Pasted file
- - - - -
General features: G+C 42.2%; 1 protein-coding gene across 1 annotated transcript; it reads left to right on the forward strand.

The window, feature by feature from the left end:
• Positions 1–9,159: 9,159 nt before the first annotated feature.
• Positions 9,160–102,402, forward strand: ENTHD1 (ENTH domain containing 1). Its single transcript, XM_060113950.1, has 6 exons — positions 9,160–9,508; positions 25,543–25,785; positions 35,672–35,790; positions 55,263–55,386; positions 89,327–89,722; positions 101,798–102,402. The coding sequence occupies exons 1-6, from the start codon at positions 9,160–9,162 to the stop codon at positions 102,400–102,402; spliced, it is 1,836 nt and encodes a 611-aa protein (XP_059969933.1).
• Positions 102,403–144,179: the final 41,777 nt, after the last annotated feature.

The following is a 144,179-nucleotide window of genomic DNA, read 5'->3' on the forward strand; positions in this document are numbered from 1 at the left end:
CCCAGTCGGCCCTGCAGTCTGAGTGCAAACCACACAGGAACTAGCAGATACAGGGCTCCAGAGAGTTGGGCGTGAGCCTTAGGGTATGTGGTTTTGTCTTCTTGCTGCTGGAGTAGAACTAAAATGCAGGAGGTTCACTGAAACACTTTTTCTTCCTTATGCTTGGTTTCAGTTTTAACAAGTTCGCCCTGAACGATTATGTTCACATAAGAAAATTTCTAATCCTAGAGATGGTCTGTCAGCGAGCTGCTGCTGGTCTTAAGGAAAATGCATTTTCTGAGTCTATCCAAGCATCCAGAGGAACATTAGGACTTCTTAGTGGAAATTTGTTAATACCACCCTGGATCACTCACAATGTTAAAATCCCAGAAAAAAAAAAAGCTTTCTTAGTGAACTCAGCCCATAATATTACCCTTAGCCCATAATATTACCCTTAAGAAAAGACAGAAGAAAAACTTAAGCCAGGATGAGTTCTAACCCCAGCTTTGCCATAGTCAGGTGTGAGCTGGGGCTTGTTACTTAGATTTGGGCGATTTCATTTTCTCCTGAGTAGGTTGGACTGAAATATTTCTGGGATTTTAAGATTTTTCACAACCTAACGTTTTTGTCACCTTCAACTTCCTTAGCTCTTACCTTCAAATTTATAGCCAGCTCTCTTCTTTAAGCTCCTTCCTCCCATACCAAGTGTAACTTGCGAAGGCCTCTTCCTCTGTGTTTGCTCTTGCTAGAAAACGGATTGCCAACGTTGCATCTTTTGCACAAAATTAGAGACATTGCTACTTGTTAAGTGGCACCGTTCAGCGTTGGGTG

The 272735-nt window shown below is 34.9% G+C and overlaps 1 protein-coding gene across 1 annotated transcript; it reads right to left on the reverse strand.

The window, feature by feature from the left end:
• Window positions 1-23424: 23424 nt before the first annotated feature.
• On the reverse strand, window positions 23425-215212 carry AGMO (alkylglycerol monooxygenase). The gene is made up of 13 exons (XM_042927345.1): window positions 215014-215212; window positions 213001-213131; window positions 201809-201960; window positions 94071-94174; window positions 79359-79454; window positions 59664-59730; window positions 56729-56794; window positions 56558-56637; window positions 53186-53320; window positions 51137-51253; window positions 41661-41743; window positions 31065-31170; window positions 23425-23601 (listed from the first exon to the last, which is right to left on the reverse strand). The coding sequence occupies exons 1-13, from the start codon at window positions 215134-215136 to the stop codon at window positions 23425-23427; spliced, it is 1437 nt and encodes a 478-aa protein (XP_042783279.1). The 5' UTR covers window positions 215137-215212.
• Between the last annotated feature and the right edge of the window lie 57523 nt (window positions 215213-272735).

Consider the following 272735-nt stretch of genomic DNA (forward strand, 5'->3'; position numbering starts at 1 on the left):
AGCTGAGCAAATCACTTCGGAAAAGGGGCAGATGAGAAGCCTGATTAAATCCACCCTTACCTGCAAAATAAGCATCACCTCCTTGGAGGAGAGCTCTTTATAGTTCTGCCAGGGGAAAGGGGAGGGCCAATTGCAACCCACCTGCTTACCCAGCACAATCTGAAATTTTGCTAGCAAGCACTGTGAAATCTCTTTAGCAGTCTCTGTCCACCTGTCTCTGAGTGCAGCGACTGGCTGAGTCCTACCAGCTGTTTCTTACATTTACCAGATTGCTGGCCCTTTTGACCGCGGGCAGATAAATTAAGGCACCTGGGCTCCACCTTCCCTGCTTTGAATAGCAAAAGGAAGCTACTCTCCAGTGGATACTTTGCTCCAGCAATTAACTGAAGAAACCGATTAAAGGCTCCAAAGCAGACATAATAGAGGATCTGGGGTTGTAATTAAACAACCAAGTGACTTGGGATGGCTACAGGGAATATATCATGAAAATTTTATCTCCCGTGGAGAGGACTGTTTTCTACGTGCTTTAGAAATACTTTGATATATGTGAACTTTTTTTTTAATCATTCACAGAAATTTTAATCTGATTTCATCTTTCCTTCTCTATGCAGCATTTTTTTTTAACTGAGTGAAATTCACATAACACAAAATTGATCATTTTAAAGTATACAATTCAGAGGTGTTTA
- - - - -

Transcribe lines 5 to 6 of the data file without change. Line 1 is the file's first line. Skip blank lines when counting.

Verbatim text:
• Positions 102,403–144,179: the final 41,777 nt, after the last annotated feature.

The following is a 144,179-nucleotide window of genomic DNA, read 5'->3' on the forward strand; positions in this document are numbered from 1 at the left end: